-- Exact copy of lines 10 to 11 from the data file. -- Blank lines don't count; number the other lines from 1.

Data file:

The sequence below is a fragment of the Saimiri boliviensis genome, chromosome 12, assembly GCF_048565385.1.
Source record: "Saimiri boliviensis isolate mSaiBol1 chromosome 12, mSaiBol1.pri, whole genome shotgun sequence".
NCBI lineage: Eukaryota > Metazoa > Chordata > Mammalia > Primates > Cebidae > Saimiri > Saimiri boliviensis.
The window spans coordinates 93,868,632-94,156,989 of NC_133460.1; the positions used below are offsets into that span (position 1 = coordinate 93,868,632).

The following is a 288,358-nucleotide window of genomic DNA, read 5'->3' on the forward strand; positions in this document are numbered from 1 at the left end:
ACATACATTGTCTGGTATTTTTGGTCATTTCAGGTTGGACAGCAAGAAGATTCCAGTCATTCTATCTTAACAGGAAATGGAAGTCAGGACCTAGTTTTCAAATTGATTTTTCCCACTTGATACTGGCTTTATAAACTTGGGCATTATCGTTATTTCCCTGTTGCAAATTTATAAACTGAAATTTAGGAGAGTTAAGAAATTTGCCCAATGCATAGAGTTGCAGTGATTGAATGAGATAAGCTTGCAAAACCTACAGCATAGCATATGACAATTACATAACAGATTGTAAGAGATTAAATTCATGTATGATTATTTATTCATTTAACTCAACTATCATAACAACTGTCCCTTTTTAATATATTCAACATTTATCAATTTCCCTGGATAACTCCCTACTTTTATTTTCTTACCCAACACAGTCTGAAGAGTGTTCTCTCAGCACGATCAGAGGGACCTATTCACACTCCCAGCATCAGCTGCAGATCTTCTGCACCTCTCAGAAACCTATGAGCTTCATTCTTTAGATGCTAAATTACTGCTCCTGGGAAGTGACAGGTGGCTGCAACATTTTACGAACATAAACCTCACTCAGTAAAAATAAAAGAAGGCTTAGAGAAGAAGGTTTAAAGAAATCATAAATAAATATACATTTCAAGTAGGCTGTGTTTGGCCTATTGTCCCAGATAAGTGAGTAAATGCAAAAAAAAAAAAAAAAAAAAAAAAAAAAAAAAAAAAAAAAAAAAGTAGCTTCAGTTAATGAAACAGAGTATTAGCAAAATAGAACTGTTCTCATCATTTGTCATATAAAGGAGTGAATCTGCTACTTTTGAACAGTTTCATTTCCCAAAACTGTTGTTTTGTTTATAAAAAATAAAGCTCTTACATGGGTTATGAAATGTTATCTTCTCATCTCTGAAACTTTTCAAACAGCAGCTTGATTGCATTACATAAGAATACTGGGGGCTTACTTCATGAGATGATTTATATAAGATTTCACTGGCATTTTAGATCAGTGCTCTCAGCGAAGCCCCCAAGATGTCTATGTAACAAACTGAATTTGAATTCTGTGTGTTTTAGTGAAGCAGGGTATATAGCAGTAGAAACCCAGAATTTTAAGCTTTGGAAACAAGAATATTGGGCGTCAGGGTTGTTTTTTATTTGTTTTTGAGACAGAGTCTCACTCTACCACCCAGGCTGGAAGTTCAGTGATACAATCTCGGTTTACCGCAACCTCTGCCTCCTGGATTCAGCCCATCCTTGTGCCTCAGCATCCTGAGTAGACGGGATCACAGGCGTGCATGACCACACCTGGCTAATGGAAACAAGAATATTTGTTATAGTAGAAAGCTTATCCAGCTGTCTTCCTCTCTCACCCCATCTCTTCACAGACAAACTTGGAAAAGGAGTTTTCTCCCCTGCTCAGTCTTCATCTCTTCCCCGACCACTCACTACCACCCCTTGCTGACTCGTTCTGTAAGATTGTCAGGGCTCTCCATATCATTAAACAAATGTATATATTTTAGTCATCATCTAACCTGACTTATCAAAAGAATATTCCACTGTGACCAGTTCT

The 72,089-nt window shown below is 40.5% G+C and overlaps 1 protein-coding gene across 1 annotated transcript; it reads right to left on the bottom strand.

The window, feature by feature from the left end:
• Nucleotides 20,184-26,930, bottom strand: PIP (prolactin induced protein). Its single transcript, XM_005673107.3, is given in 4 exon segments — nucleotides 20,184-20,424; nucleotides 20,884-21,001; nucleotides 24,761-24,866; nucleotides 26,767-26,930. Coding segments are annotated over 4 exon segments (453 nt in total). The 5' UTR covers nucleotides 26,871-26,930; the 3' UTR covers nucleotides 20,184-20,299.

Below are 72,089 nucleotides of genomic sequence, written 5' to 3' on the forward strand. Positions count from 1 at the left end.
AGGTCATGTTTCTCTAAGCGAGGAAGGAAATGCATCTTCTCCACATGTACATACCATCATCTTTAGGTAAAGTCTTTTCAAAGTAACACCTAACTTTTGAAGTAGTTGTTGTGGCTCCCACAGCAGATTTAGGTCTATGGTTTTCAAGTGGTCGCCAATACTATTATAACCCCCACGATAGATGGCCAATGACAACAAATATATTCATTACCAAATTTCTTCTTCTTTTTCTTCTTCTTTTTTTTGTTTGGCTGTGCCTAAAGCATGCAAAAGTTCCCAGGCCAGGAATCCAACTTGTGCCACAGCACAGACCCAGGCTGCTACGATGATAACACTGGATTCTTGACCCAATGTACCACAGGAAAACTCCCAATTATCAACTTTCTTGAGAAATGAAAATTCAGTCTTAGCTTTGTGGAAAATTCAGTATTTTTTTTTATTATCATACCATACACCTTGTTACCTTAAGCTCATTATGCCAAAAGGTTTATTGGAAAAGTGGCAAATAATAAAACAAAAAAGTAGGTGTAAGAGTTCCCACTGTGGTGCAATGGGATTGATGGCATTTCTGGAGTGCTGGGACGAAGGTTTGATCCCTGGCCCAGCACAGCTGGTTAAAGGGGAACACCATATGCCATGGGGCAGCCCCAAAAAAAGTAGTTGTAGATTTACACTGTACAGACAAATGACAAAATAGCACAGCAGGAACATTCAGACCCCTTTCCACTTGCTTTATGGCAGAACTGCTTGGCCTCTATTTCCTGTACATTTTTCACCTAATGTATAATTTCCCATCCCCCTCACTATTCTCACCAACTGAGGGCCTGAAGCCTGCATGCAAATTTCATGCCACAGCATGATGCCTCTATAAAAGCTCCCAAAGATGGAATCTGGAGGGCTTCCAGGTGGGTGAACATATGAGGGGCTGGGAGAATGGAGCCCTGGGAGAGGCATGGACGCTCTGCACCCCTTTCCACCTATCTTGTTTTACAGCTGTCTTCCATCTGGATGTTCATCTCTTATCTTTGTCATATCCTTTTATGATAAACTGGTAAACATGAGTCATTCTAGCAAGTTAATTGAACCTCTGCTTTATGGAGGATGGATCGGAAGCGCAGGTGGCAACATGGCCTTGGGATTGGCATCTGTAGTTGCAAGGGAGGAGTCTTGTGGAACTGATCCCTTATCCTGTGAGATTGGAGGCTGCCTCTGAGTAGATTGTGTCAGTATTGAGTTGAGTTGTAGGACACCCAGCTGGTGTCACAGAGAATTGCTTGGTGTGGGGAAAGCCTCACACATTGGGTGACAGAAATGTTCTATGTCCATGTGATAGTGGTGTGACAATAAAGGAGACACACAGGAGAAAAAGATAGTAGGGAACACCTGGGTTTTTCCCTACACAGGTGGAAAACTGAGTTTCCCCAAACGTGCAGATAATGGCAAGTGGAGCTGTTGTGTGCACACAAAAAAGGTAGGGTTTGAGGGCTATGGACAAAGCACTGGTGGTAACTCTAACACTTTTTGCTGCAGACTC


Below are 72,089 nucleotides of genomic sequence, written 5' to 3' on the forward strand. Positions count from 1 at the left end.
AGGTCATGTTTCTCTAAGCGAGGAAGGAAATGCATCTTCTCCACATGTACATACCATCATCTTTAGGTAAAGTCTTTTCAAAGTAACACCTAACTTTTGAAGTAGTTGTTGTGGCTCCCACAGCAGATTTAGGTCTATGGTTTTCAAGTGGTCGCCAATACTATTATAACCCCCACGATAGATGGCCAATGACAACAAATATATTCATTACCAAATTTCTTCTTCTTTTTCTTCTTCTTTTTTTTGTTTGGCTGTGCCTAAAGCATGCAAAAGTTCCCAGGCCAGGAATCCAACTTGTGCCACAGCACAGACCCAGGCTGCTACGATGATAACACTGGATTCTTGACCCAATGTACCACAGGAAAACTCCCAATTATCAACTTTCTTGAGAAATGAAAATTCAGTCTTAGCTTTGTGGAAAATTCAGTATTTTTTTTTATTATCATACCATACACCTTGTTACCTTAAGCTCATTATGCCAAAAGGTTTATTGGAAAAGTGGCAAATAATAAAACAAAAAAGTAGGTGTAAGAGTTCCCACTGTGGTGCAATGGGATTGATGGCATTTCTGGAGTGCTGGGACGAAGGTTTGATCCCTGGCCCAGCACAGCTGGTTAAAGGGGAACACCATATGCCATGGGGCAGCCCCAAAAAAAGTAGTTGTAGATTTACACTGTACAGACAAATGACAAAATAGCACAGCAGGAACATTCAGACCCCTTTCCACTTGCTTTATGGCAGAACTGCTTGGCCTCTATTTCCTGTACATTTTTCACCTAATGTATAATTTCCCATCCCCCTCACTATTCTCACCAACTGAGGGCCTGAAGCCTGCATGCAAATTTCATGCCACAGCATGATGCCTCTATAAAAGCTCCCAAAGATGGAATCTGGAGGGCTTCCAGGTGGGTGAACATATGAGGGGCTGGGAGAATGGAGCCCTGGGAGAGGCATGGACGCTCTGCACCCCTTTCCACCTATCTTGTTTTACAGCTGTCTTCCATCTGGATGTTCATCTCTTATCTTTGTCATATCCTTTTATGATAAACTGGTAAACATGAGTCATTCTAGCAAGTTAATTGAACCTCTGCTTTATGGAGGATGGATCGGAAGCGCAGGTGGCAACATGGCCTTGGGATTGGCATCTGTAGTTGCAAGGGAGGAGTCTTGTGGAACTGATCCCTTATCCTGTGAGATTGGAGGCTGCCTCTGAGTAGATTGTGTCAGTATTGAGTTGAGTTGTAGGACACCCAGCTGGTGTCACAGAGAATTGCTTGGTGTGGGGAAAGCCTCACACATTGGGTGACAGAAATGTTCTATGTCCATGTGATAGTGGTGTGACAATAAAGGAGACACACAGGAGAAAAAGATAGTAGGGAACACCTGGGTTTTTCCCTACACAGGTGGAAAACTGAGTTTCCCCAAACGTGCAGATAATGGCAAGTGGAGCTGTTGTGTGCACACAAAAAAGGTAGGGTTTGAGGGCTATGGACAAAGCACTGGTGGTAACTCTAACACTTTTTGCTGCAGACTC